Three-dimensional bioprinting

The final concentration of iPSCs and/or irradiated chondrocytes (iChons) was 20 million cells per ml of bioink. A 3D Discovery (regenHu, Switzerland) 3D bioprinter was used with a 300-µm nozzle. The grid construct was designed using the BioCAD software (Biomedical Modeling Inc, USA) and was printed using the 3D Discovery HMI software. Printing parameters were set to 10–20 mm/s feed rate, 20–30 kPa pressure, and 0.05–0.07 mm dosing distance. Prior to printing, the apparatus was sterilized using 70% ethanol, and filtered air (0.22 µm) was used to reduce the risk of contamination. Printing was performed at room temperature in an open area within a clean room. The printing occurred at ambient temperature and humidity, and six-layer grids were printed into 24-well plates. The grids were 7 by 7 mm and 1.2 mm thick (Supplementary Fig. 4). Immediately after printing, the NFC/A constructs were crosslinked in 100 mM CaCl2 solution for 5 minutes, and NFC/HA constructs were crosslinked with a water solution of 0.001% (v/v) H2O2 for 5 minutes (iPSCs controls, Supplementary Fig. 1). The HA crosslinking occurred at the substituted functional tyramine group, where a covalent bond at the tyramine carbon ring was formed. After crosslinking, the constructs were briefly rinsed in the culture medium, which was replaced with fresh medium. The constructs were thereafter transferred to an incubator held at 37 °C and 5% CO2. The rheological properties, shape fidelity and mechanical strength of the 60/40 and 80/20 bioinks have been previously tested26.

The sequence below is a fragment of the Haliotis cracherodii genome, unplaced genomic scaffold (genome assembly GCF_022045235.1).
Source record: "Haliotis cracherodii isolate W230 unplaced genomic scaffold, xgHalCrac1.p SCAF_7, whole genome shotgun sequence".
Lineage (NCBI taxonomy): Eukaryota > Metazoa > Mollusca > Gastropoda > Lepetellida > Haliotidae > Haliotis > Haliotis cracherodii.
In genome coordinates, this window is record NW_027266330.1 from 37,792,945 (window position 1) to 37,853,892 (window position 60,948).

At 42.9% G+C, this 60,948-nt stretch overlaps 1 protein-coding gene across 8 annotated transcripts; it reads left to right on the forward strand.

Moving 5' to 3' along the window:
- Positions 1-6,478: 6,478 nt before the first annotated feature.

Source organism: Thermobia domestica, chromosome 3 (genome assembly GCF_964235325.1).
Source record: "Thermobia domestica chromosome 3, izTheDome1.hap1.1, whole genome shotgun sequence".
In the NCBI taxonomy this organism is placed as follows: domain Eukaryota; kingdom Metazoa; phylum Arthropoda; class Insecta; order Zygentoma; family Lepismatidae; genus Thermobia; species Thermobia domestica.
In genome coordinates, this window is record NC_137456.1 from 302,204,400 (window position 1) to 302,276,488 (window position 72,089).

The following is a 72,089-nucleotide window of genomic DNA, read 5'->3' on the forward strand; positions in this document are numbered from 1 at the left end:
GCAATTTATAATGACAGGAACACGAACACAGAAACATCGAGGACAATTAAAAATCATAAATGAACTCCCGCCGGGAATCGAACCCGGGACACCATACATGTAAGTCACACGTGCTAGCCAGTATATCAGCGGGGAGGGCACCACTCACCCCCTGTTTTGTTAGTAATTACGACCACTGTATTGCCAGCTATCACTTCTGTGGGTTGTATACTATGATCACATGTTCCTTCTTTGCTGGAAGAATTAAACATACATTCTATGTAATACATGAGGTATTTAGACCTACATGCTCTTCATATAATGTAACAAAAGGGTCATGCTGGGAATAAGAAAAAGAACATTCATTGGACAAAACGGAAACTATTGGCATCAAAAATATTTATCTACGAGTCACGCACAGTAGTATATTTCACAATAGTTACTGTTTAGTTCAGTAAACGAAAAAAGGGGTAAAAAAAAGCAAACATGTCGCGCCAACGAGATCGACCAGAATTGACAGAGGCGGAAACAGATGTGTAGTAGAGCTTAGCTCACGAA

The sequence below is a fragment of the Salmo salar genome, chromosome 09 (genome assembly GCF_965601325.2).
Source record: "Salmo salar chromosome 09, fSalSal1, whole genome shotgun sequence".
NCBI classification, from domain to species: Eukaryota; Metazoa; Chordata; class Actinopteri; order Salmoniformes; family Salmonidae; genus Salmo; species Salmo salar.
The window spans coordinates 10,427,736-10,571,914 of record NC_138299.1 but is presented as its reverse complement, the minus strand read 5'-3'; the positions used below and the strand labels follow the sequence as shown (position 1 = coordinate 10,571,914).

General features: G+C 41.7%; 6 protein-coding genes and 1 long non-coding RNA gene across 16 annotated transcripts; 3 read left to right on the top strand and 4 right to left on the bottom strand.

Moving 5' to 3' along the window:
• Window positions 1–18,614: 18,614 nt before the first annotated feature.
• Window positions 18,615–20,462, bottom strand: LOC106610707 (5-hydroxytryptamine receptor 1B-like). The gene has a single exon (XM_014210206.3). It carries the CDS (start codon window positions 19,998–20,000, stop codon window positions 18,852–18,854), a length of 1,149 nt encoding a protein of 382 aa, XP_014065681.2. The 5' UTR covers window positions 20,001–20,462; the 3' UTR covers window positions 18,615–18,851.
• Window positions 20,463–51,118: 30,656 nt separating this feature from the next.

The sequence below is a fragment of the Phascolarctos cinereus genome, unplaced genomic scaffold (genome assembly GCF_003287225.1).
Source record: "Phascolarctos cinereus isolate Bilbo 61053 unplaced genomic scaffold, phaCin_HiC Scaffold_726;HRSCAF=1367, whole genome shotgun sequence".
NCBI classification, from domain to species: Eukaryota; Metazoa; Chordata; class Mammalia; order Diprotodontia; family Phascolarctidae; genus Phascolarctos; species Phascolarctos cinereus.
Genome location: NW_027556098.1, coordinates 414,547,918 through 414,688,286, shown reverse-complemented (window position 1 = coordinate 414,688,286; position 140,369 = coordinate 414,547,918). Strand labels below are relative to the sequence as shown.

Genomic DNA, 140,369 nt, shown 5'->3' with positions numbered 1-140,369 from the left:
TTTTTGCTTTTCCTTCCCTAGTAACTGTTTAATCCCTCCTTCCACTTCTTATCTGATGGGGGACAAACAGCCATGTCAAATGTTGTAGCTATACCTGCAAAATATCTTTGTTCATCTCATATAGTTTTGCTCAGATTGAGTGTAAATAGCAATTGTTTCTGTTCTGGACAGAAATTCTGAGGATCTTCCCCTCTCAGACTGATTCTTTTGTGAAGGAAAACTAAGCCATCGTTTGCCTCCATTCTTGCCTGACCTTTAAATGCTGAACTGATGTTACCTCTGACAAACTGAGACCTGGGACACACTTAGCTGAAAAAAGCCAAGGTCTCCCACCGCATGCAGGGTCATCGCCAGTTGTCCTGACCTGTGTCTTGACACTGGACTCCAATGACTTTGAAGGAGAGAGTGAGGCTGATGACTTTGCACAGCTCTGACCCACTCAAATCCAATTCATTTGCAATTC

Directed chondrogenic differentiation of iPSCs in 3D-printed constructs